In 2013, the Berkman Center helped to launch the Digital Public Library of America (DPLA), which brings together the riches of America’s libraries, archives, and museums, and makes them freely available to the world. This online portal delivers incredible resources and artifacts from all over America to the fingertips of students, teachers, scholars, and the public at large. Meanwhile at Harvard and many universities across America, libraries of all kinds are negotiating the opportunities of the digital with enterprise, ingenuity, and experimentation.
Join Dan Cohen, Jeffrey Schnapp and Andromeda Yelton for an exploration of how libraries are drawing on their past, and using technology to create new resources for scholarship and education.
He is the co-author of Digital History: A Guide to Gathering, Preserving, and Presenting the Past on the Web (University of Pennsylvania Press, 2005), author of Equations from God: Pure Mathematics and Victorian Faith (Johns Hopkins University Press, 2007), and co-editor of Hacking the Academy (University of Michigan Press, 2012). He has published articles and book chapters on new media, the history of mathematics and religion, the teaching of history, scholarly communication, and the future of the humanities in a digital age in journals such as the Journal of American History, Victorian Studies, and Rethinking History. His work and thought has beenfeaturedfrequently in the New York Times, the Washington Post, the Chronicle of Higher Education, and Times Higher Education.
Jeffrey T. Schnapp is Professor of Romance Languages & Literature and Comparative Literature, and on the teaching faculty in the Department of Architecture at Harvard’s Graduate School of Design. He is the faculty director of metaLAB (at) Harvardand faculty co-director of the Berkman Center for Internet and Society.
His most recent books include The Electric Information Age Book (with Adam Michaels [Princeton Architectural Press 2012]); an anthology of essays on 20th century Italian art, literature, design, and architecture entitled Modernitalia (Peter Lang 2012); The Library Beyond the Book (Harvard University Press 2014), an experimental publication co-authored with Matthew Battles that explores future scenarios for libraries in the digital age; and Digital Humanities, a lecture on cultural heritage issues recently published in Italian in the Meet the Media Guru series. He is the editor of the metaLABprojects series with Harvard University Press. (Other current or future projects are described under the In the Works tab of this website).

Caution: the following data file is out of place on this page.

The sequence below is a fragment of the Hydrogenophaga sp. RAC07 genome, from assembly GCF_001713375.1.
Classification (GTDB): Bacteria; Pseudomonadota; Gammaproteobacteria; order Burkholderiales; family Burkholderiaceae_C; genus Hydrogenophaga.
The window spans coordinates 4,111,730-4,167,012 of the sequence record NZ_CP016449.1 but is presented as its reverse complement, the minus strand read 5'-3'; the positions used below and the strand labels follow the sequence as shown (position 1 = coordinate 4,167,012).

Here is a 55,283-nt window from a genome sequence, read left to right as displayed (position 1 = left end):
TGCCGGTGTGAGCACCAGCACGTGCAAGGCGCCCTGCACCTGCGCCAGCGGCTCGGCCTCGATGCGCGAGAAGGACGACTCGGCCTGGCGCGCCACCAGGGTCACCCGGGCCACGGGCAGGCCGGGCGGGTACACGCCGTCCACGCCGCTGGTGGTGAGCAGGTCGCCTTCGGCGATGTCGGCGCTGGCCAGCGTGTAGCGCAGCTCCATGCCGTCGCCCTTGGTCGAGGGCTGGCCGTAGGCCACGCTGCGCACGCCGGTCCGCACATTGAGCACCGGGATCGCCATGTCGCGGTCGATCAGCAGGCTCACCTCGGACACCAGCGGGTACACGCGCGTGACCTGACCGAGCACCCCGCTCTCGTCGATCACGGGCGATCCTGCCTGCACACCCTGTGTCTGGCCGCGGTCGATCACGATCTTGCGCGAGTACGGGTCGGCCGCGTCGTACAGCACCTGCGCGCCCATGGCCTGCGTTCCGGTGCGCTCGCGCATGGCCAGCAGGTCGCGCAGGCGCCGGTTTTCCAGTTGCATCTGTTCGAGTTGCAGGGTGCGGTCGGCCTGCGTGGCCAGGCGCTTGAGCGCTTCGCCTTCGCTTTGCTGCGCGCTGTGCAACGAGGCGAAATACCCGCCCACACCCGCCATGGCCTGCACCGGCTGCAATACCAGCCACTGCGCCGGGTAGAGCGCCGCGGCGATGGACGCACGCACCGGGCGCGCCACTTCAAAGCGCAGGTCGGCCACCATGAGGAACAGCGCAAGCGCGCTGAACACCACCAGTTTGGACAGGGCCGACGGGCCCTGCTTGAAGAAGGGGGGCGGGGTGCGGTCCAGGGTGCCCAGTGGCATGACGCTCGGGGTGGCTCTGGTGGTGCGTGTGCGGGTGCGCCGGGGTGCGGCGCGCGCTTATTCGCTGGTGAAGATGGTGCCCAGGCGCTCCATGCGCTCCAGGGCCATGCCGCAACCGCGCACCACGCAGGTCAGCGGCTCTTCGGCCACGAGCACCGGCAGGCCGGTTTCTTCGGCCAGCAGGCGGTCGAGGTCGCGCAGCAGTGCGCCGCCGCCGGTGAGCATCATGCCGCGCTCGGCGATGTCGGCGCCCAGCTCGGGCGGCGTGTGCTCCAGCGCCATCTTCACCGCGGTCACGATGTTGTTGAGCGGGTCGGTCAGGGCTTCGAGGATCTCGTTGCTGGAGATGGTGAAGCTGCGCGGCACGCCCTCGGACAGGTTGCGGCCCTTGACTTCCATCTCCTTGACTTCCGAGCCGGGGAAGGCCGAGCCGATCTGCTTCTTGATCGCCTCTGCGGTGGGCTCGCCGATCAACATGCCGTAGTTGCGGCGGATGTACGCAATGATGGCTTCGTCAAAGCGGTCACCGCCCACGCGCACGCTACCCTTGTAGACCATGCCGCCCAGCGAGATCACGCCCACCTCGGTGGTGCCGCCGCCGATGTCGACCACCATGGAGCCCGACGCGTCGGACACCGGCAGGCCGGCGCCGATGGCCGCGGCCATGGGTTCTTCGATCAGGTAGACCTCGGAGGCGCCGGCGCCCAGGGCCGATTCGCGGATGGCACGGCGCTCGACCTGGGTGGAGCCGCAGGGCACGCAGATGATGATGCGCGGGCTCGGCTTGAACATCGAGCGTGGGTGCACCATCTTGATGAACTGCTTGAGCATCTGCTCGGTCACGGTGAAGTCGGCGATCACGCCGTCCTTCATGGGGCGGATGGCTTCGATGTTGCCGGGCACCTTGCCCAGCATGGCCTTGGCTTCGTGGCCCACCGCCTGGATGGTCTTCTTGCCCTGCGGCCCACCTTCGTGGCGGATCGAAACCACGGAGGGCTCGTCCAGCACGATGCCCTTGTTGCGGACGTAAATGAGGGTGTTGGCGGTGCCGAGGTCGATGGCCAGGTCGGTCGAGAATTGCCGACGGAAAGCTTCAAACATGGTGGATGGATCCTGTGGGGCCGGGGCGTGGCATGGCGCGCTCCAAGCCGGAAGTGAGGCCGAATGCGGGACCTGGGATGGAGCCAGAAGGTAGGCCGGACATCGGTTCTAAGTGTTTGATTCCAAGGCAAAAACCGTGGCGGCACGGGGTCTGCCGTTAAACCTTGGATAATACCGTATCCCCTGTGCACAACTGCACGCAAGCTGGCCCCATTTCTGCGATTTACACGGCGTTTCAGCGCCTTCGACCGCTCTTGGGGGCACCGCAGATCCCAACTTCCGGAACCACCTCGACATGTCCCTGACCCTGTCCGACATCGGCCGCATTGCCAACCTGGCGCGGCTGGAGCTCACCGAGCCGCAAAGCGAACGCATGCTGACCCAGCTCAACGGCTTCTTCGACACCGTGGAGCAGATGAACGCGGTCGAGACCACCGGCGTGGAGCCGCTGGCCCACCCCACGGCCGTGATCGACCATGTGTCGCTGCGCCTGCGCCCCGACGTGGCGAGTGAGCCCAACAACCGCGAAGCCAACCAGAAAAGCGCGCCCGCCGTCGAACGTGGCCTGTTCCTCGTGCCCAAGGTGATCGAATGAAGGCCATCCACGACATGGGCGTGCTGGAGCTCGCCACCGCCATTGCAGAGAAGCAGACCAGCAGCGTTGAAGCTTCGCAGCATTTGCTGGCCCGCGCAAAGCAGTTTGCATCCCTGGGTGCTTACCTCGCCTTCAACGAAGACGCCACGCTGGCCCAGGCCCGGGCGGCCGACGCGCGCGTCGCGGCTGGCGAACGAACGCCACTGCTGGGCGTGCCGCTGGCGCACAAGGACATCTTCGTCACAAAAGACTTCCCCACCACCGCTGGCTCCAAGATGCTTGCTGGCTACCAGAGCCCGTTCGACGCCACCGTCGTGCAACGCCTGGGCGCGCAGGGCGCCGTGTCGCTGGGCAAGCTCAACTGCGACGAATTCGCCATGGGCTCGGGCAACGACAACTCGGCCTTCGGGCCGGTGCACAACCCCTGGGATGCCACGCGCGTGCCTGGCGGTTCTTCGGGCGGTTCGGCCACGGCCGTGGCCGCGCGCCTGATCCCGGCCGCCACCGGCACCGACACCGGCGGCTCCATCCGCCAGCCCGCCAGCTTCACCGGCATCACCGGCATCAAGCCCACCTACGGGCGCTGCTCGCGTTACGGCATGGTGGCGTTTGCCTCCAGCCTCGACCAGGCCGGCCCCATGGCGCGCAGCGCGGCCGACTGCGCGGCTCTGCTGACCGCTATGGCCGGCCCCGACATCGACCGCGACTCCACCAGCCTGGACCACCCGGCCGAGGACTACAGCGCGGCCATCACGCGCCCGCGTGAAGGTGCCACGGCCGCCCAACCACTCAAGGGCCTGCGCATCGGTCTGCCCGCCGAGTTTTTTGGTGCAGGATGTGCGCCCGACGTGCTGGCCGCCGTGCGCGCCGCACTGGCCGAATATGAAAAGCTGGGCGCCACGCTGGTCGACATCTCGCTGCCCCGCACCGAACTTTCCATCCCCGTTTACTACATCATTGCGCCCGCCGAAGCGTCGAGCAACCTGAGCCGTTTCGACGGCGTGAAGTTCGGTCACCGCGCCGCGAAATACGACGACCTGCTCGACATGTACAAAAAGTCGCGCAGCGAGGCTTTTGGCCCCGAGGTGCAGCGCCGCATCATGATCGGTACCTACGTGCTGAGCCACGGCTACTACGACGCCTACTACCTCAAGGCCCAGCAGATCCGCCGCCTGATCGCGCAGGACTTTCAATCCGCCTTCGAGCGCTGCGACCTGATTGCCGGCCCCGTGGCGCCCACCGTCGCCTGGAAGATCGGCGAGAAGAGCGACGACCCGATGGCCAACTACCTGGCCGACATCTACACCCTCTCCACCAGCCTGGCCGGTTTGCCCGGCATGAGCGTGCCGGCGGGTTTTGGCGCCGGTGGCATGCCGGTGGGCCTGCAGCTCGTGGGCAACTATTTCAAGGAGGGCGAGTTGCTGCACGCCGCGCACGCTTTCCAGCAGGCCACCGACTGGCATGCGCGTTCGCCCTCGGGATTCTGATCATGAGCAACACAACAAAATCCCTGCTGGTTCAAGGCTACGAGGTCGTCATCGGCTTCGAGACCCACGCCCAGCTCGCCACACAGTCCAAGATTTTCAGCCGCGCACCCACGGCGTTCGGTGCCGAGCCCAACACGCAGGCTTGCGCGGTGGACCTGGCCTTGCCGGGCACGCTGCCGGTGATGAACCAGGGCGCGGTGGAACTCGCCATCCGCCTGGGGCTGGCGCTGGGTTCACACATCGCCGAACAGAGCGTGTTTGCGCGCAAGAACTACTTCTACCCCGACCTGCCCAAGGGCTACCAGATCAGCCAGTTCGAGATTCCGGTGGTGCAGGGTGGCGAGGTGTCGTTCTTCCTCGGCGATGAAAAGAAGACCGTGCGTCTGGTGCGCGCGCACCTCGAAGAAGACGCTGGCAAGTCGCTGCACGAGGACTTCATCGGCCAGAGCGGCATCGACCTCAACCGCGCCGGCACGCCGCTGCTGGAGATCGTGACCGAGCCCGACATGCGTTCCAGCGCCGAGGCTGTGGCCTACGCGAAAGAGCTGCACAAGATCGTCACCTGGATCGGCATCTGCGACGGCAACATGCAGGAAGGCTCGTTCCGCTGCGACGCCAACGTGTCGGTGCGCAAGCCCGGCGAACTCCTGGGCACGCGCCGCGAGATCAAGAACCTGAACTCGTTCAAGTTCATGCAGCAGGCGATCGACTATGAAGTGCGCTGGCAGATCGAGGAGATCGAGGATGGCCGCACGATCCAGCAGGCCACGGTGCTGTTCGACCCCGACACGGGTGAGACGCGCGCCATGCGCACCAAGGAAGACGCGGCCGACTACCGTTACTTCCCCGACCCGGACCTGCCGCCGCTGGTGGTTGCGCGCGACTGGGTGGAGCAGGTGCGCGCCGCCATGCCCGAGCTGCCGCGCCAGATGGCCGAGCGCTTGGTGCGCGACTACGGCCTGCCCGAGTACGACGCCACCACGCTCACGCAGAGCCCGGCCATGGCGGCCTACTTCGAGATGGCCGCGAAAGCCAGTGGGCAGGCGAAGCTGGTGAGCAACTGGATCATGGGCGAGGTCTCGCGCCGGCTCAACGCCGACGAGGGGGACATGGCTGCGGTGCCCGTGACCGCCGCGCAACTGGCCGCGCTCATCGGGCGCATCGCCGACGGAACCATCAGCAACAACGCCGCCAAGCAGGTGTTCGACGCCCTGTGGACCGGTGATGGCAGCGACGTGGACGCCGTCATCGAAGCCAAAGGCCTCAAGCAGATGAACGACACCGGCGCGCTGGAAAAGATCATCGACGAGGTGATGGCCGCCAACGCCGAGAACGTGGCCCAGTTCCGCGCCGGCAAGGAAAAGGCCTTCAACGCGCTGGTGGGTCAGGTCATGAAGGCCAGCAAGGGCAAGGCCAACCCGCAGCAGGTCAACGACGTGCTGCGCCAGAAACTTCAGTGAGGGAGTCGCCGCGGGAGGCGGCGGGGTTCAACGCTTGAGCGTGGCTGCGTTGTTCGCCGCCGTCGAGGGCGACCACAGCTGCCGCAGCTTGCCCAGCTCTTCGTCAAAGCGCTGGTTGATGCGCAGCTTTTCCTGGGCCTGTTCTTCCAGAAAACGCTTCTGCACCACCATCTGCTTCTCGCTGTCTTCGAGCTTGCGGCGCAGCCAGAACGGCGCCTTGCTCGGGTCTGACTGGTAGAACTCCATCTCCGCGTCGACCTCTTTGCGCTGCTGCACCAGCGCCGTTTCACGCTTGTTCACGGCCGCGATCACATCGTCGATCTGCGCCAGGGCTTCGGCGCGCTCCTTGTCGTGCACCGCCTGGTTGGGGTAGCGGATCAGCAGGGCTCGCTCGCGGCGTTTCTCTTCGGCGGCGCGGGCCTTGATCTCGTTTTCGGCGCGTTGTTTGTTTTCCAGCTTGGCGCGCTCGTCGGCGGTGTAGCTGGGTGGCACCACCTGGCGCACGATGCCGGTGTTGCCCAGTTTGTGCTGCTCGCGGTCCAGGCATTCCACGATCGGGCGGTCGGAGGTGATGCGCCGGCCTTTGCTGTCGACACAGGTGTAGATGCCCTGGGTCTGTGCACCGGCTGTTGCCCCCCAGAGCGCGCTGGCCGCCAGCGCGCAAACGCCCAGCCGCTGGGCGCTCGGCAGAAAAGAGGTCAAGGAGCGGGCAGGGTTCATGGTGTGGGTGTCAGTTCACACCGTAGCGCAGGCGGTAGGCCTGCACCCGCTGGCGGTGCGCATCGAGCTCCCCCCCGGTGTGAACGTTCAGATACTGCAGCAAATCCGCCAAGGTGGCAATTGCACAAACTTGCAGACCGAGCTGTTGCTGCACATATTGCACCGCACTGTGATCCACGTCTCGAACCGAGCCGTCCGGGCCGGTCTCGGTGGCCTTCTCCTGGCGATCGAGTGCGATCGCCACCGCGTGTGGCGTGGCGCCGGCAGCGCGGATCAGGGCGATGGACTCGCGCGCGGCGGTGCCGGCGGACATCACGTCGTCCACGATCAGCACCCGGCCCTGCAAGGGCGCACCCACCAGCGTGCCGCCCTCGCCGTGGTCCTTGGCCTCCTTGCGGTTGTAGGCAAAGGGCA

His work in the domains of media, design, digital arts and humanities, and curatorial practice includes collaborations with the Triennale di Milano, the Cantor Center for the Visual Arts, the Wolfsonian-FIU, and the Canadian Center for Architecture. His collaborative Trento Tunnels project—a 6000 sq. meter pair of highway tunnels in Northern Italy repurposed as a history museum—was featured in the Italian pavilion of the 2010 Venice Biennale of Architecture and at the MAXXI in Rome in RE-CYCLE. Strategie per la casa la città e il pianeta (fall-winter 2011). Panorama of the Cold War, carried out with Elisabetta Terragni (Studio Terragni Architetti) and Daniele Ledda (XY comm), was exhibited in the Albanian Pavilion of the 2012 Venice Biennale of Architecture and in Erasmus Effect – Architetti italiani all’estero / Italian Architects Abroad at the MAXXI (Dec. 2013-April 2014). He also served as chief consulting curator for BZ ’18-’45, a documentation center built under Marcello Piacentini’s Monument to Victory in Bolzano/Bozen open to the public since July 2014.
Effective June 2015, he assumed the position of Chief Executive Officer and co-founder of Piaggio Fast Forward.
Andromeda Yelton has been a math major and a middle school Latin teacher. Now she is a librarian and technologist, and the thing that keeps her up at night and makes her smile is empowering librarians through code. In particular, Andromeda teaches librarians to code. She's taught Python through the American Library Association in the United States and the Mozilla Foundation in Canada. She is an independent web developer, primarily working in Django. Most of her coding time is taken up these days contracting for CustomFit (if you’re a knitter who wants an amazing sweater that fits you perfectly, check it out). She is a Director-at-Large for LITA, the Library Information Technology Association, for 2013-2016. She speaks and writes about coding and learning to code, gender in library technology, conference codes of conduct, ebooks, copyright, technology, and personal branding.